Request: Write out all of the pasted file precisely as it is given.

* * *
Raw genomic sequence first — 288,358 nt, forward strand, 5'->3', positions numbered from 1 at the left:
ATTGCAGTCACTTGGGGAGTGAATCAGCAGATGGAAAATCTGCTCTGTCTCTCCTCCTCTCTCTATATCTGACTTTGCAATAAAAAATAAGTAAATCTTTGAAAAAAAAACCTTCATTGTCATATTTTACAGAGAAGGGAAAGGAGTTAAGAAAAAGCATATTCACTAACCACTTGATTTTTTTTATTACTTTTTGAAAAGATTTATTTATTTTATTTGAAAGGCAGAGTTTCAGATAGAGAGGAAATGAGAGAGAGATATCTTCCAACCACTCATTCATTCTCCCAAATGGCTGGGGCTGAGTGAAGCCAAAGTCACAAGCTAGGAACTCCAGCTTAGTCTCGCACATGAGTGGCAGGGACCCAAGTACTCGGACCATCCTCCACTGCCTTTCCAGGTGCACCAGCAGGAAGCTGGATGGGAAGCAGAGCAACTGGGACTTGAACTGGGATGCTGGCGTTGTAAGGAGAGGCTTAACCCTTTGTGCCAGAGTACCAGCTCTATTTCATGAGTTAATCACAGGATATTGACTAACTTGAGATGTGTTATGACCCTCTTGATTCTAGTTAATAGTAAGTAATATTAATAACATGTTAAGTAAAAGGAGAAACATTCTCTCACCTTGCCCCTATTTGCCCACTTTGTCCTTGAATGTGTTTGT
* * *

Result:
Raw genomic sequence first — 288,358 nt, forward strand, 5'->3', positions numbered from 1 at the left:
ATTGCAGTCACTTGGGGAGTGAATCAGCAGATGGAAAATCTGCTCTGTCTCTCCTCCTCTCTCTATATCTGACTTTGCAATAAAAAATAAGTAAATCTTTGAAAAAAAAACCTTCATTGTCATATTTTACAGAGAAGGGAAAGGAGTTAAGAAAAAGCATATTCACTAACCACTTGATTTTTTTTATTACTTTTTGAAAAGATTTATTTATTTTATTTGAAAGGCAGAGTTTCAGATAGAGAGGAAATGAGAGAGAGATATCTTCCAACCACTCATTCATTCTCCCAAATGGCTGGGGCTGAGTGAAGCCAAAGTCACAAGCTAGGAACTCCAGCTTAGTCTCGCACATGAGTGGCAGGGACCCAAGTACTCGGACCATCCTCCACTGCCTTTCCAGGTGCACCAGCAGGAAGCTGGATGGGAAGCAGAGCAACTGGGACTTGAACTGGGATGCTGGCGTTGTAAGGAGAGGCTTAACCCTTTGTGCCAGAGTACCAGCTCTATTTCATGAGTTAATCACAGGATATTGACTAACTTGAGATGTGTTATGACCCTCTTGATTCTAGTTAATAGTAAGTAATATTAATAACATGTTAAGTAAAAGGAGAAACATTCTCTCACCTTGCCCCTATTTGCCCACTTTGTCCTTGAATGTGTTTGT